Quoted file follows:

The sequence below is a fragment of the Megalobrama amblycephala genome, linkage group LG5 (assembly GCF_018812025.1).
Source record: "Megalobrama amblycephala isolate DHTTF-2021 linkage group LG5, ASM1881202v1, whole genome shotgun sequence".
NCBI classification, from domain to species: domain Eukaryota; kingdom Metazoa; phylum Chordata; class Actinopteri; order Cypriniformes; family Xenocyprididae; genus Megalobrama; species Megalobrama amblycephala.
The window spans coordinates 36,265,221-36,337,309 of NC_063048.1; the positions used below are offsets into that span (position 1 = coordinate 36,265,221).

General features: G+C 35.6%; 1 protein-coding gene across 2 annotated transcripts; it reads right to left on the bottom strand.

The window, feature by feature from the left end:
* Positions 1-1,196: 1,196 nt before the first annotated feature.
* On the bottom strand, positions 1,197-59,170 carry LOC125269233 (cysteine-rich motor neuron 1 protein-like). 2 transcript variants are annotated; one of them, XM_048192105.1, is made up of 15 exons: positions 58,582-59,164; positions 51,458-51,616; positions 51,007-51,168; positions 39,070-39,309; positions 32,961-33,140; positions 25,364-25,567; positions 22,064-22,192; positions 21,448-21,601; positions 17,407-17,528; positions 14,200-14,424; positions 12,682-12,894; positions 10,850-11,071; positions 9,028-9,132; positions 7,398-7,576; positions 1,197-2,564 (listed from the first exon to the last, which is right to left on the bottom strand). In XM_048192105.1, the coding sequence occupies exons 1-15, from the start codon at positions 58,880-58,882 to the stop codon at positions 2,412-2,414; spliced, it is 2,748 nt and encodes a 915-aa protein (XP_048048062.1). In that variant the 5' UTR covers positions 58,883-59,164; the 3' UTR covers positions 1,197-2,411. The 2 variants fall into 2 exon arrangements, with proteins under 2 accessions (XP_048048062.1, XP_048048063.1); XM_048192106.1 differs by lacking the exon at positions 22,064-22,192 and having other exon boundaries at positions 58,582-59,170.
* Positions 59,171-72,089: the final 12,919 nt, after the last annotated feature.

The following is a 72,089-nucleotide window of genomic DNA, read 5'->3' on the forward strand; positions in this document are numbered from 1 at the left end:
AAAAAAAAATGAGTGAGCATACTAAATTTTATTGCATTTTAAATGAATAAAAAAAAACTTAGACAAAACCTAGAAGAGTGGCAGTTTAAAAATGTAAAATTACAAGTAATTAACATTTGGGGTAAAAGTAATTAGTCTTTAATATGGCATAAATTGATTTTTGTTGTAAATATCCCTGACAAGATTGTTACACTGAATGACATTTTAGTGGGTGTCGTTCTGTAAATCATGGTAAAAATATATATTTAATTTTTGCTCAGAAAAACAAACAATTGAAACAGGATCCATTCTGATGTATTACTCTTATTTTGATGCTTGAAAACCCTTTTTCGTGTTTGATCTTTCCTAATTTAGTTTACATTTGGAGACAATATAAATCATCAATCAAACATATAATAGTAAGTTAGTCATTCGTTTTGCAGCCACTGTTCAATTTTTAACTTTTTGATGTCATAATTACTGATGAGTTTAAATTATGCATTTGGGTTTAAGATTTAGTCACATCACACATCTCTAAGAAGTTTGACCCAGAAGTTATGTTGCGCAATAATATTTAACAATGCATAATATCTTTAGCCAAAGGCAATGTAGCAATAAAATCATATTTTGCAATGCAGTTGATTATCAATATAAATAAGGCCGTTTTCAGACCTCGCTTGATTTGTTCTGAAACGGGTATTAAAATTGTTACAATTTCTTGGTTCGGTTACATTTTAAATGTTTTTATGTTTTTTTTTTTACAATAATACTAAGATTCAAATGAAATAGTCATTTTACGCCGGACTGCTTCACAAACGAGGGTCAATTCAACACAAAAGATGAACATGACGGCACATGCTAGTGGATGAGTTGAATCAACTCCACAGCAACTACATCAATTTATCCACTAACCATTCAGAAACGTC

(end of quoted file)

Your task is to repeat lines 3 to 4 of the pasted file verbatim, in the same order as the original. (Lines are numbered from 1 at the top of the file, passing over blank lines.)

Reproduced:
NCBI classification, from domain to species: domain Eukaryota; kingdom Metazoa; phylum Chordata; class Actinopteri; order Cypriniformes; family Xenocyprididae; genus Megalobrama; species Megalobrama amblycephala.
The window spans coordinates 36,265,221-36,337,309 of NC_063048.1; the positions used below are offsets into that span (position 1 = coordinate 36,265,221).